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Not enough people are talking about the Supreme Court's decision to briefly hold up Chrysler's sale to Fiat. Here's the one thing: When the government doesn't like how the game is going, they simply change the rules.
On Monday, the Obama administration filed paperwork with the Supreme Court, asking the justices not to take up the case for senior creditors — including the Indiana pension fund — which, luckily for them, was ignored.
The administration routinely has said they want the company to leave bankruptcy in less than two months. But doesn't that sound kind of fast considering it's the country's 6th largest bankruptcy filing ever?
It should; bankruptcies usually only happen that fast when one of the companies deals in products that could spoil — like fruits or meat. But while there are lots of things that are rotten about this deal, it's not the cars themselves.
The problem with this game is not only that they're changing the rules, but that the game itself might have been rigged from the start.
The Wall Street Journal reports that before Chrysler even filed for Chapter 11 on April 30, there were a series of e-mails showing that, despite worries from Chrysler's management that Fiat ignored document requests and that they tried to change contract terms at the last minute, the government still pushed the deal through.
Although Chrysler says that heated e-mails are routine near the end of deals, it's worth noting that in one e-mail, someone called the Treasury Department, quote: "God," which shows just how much they really control the game.
But even fixed games have winners and losers and this one is no different.
The clear winner is the UAW, which gets 50 cents on the dollar even though they are junior creditors and have 38,000 union workers who would've likely lost their jobs in liquidation.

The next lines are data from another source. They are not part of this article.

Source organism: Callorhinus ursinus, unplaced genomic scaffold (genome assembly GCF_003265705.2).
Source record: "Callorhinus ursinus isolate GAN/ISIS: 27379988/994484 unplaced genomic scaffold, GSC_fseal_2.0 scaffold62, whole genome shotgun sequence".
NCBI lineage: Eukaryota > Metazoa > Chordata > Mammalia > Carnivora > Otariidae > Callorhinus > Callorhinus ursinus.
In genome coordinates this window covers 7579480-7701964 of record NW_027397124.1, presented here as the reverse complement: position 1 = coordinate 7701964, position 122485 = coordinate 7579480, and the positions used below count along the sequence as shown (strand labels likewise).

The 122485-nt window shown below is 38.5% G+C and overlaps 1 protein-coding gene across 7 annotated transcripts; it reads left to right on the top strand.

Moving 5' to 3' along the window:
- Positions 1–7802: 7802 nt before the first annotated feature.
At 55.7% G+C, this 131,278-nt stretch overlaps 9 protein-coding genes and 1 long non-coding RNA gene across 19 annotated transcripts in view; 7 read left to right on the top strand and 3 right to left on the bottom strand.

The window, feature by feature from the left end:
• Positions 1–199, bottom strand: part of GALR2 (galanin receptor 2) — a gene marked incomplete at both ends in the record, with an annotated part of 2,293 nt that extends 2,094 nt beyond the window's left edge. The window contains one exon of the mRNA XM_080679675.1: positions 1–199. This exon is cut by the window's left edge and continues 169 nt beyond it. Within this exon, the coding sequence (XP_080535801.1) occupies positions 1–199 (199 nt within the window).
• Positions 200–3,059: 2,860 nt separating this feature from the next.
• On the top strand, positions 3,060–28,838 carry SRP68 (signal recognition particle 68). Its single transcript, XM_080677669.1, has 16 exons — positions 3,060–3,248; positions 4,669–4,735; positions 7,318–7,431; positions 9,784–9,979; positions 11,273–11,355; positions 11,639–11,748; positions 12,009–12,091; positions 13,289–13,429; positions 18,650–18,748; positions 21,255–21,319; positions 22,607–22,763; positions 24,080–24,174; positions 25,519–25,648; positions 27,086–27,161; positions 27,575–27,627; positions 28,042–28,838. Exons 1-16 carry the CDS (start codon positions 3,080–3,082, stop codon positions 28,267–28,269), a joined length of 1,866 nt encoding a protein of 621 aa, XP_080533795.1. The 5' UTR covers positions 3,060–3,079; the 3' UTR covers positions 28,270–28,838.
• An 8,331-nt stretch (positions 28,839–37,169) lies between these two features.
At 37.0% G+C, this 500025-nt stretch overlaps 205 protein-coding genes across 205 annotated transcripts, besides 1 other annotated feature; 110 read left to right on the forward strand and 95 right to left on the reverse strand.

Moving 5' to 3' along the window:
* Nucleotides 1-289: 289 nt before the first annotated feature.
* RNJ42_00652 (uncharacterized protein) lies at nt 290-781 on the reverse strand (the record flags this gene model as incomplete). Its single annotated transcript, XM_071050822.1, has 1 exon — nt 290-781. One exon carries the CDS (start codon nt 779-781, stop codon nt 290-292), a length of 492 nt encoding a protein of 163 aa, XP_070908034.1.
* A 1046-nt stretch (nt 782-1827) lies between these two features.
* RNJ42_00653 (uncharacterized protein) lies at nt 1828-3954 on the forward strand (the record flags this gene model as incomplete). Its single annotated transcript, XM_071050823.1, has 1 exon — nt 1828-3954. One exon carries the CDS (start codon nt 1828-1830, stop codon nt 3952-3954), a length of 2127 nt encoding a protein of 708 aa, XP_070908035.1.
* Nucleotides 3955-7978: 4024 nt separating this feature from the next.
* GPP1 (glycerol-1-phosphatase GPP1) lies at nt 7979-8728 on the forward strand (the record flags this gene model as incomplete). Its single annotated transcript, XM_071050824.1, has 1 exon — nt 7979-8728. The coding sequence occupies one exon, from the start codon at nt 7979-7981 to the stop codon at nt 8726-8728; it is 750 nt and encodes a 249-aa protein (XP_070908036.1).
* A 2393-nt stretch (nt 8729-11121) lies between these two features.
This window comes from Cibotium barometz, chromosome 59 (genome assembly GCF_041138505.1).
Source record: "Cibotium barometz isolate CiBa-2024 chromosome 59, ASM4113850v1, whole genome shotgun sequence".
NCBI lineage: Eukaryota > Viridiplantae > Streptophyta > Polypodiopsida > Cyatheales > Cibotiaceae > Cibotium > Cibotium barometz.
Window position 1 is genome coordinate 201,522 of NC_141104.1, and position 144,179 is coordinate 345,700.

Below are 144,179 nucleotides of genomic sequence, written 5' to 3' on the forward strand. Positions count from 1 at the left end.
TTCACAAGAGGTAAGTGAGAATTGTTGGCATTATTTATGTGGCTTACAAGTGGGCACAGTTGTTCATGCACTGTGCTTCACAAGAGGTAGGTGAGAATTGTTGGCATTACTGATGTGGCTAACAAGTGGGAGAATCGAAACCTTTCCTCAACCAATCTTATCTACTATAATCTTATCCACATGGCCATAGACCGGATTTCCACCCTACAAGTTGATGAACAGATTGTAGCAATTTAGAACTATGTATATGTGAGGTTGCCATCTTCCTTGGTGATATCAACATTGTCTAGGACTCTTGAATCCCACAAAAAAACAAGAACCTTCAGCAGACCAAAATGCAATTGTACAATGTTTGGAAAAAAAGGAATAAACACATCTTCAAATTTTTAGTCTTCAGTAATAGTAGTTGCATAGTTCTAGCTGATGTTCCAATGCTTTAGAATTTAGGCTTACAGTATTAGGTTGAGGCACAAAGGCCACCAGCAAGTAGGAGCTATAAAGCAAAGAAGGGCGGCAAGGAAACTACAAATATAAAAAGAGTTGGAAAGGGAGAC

But there are many more losers; most visibly, the Indiana pension fund, which gets 29 cents on a dollar even though they are senior creditors. That's happening even though at least two sections of the Constitution back up the right to uniform laws, which would see the senior creditors covered before any junior creditors.
The less obvious losers are all the businesses and individuals who will no longer be able to get loans if lenders are scared that the government can rewrite contracts whenever they feel like it.
Right now Indiana is the only state that will no longer invest in any companies or banks that have gotten federal bailout money, but would it be surprising if more investors follow suit? After all, look at what's happened with the bailouts.
Some of the biggest companies that reluctantly took government money are now seeing their salaries and bonuses limited; CEOs fired; and, in the case of GM, told where to build their product.
Meanwhile, state governors like South Carolina's Mark Sanford and others have tried to stop or limit the stimulus money they received for fear of the obligations they'd be under, yet they may be forced to take the money anyway because "God" doesn't take no for an answer.
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